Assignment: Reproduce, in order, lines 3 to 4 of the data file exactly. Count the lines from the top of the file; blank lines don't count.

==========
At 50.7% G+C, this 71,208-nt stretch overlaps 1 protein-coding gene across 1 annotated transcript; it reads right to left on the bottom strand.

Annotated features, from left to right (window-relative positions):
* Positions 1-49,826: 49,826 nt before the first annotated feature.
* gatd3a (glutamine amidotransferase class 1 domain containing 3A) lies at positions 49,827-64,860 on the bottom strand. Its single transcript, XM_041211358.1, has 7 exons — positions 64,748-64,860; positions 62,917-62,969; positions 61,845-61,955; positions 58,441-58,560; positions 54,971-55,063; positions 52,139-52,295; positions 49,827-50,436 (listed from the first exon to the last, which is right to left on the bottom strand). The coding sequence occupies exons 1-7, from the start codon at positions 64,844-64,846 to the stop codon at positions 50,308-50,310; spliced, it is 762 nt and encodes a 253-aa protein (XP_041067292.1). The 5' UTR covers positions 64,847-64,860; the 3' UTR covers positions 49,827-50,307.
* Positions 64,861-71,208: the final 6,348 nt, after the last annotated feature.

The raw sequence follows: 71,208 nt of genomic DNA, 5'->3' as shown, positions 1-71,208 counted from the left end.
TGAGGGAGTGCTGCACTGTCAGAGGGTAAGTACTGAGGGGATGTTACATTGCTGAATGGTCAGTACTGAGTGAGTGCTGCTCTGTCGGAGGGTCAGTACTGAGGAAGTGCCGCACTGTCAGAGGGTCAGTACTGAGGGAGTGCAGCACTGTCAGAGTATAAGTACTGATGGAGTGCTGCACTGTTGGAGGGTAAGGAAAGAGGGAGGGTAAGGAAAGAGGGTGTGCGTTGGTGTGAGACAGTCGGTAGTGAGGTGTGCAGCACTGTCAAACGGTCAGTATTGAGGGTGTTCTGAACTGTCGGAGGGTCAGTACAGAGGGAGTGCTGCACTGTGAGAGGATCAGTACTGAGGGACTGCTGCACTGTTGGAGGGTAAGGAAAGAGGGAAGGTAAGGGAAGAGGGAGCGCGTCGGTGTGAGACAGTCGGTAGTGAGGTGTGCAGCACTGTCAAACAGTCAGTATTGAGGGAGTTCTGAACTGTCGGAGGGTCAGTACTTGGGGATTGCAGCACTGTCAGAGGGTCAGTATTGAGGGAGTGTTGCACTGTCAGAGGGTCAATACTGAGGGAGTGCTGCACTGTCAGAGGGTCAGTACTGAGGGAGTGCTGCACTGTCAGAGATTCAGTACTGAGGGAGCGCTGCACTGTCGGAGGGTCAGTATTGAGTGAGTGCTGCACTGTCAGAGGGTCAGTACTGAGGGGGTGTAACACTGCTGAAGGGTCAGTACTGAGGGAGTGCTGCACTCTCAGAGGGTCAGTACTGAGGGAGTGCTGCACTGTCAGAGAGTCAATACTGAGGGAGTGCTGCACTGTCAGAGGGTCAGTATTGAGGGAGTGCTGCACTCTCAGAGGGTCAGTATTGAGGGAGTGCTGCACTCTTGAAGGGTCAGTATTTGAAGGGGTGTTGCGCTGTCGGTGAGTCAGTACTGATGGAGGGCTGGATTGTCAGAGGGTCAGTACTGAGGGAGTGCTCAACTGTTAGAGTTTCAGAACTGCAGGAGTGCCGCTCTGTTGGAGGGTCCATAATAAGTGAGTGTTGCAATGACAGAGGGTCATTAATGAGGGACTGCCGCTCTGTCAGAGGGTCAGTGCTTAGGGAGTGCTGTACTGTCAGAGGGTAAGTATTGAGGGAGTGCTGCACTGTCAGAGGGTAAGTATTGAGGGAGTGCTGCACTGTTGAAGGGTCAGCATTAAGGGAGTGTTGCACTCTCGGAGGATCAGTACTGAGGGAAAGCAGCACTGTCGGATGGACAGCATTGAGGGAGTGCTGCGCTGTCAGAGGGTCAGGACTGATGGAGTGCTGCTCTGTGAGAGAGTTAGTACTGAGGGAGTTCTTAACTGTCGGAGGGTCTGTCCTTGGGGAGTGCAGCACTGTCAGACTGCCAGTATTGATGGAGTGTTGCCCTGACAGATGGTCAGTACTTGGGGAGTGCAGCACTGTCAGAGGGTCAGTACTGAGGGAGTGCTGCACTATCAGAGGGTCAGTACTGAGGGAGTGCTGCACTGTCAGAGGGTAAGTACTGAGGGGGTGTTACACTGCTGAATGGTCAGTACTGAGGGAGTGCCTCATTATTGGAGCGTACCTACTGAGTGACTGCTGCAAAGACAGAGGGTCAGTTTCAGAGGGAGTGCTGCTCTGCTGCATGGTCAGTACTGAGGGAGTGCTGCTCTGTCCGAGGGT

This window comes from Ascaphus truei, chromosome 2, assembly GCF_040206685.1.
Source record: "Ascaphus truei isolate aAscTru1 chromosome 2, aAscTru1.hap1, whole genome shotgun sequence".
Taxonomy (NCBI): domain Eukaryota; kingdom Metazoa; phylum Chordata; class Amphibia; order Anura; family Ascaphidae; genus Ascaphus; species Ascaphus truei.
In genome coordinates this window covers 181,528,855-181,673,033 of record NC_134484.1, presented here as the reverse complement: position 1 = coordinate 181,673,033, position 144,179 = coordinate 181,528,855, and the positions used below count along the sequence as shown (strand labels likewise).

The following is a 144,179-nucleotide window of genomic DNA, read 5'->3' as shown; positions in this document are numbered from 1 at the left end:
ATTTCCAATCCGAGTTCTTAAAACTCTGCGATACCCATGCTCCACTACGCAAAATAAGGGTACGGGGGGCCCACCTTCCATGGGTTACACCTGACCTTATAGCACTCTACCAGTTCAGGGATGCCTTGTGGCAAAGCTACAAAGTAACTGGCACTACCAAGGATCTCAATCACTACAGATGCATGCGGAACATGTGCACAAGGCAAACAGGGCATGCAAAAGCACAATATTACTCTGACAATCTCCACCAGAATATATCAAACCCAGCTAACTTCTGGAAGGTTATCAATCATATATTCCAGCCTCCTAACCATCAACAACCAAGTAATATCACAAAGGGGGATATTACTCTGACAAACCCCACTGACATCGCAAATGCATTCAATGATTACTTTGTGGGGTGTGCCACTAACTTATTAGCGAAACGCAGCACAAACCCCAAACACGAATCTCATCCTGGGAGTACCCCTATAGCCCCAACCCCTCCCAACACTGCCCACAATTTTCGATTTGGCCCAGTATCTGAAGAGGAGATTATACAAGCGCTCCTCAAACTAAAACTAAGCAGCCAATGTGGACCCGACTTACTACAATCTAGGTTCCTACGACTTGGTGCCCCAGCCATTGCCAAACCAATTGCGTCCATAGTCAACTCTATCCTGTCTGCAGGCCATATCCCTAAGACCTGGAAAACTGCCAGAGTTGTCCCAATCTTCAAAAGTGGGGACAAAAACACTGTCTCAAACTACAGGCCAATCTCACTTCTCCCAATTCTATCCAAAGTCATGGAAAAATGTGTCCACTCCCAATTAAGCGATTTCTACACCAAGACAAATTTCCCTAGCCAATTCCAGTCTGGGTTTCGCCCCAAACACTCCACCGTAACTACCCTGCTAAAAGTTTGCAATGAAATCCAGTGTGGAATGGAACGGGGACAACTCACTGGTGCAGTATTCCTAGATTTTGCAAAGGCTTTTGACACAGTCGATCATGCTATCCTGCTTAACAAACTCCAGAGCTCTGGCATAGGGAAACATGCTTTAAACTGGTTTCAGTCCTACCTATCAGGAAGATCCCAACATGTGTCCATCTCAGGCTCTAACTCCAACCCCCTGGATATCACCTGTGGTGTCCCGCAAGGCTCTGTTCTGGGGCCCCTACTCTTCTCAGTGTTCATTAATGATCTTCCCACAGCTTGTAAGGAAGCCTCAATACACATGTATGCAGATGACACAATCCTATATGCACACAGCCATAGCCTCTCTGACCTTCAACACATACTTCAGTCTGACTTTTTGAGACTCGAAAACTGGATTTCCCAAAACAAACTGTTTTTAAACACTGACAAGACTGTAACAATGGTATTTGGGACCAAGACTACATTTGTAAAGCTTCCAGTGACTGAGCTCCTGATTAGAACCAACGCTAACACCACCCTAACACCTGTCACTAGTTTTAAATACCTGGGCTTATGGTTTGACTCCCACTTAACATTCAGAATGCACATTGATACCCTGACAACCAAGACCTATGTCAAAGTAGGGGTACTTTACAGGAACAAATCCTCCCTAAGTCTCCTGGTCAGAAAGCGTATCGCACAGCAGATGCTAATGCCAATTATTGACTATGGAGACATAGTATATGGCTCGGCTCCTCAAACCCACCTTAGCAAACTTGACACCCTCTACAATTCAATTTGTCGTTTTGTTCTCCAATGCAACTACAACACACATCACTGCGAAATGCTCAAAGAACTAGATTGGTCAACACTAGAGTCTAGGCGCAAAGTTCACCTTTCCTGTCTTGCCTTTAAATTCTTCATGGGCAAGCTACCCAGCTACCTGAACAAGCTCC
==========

* Positions 1-49,826: 49,826 nt before the first annotated feature.
* gatd3a (glutamine amidotransferase class 1 domain containing 3A) lies at positions 49,827-64,860 on the bottom strand. Its single transcript, XM_041211358.1, has 7 exons — positions 64,748-64,860; positions 62,917-62,969; positions 61,845-61,955; positions 58,441-58,560; positions 54,971-55,063; positions 52,139-52,295; positions 49,827-50,436 (listed from the first exon to the last, which is right to left on the bottom strand). The coding sequence occupies exons 1-7, from the start codon at positions 64,844-64,846 to the stop codon at positions 50,308-50,310; spliced, it is 762 nt and encodes a 253-aa protein (XP_041067292.1). The 5' UTR covers positions 64,847-64,860; the 3' UTR covers positions 49,827-50,307.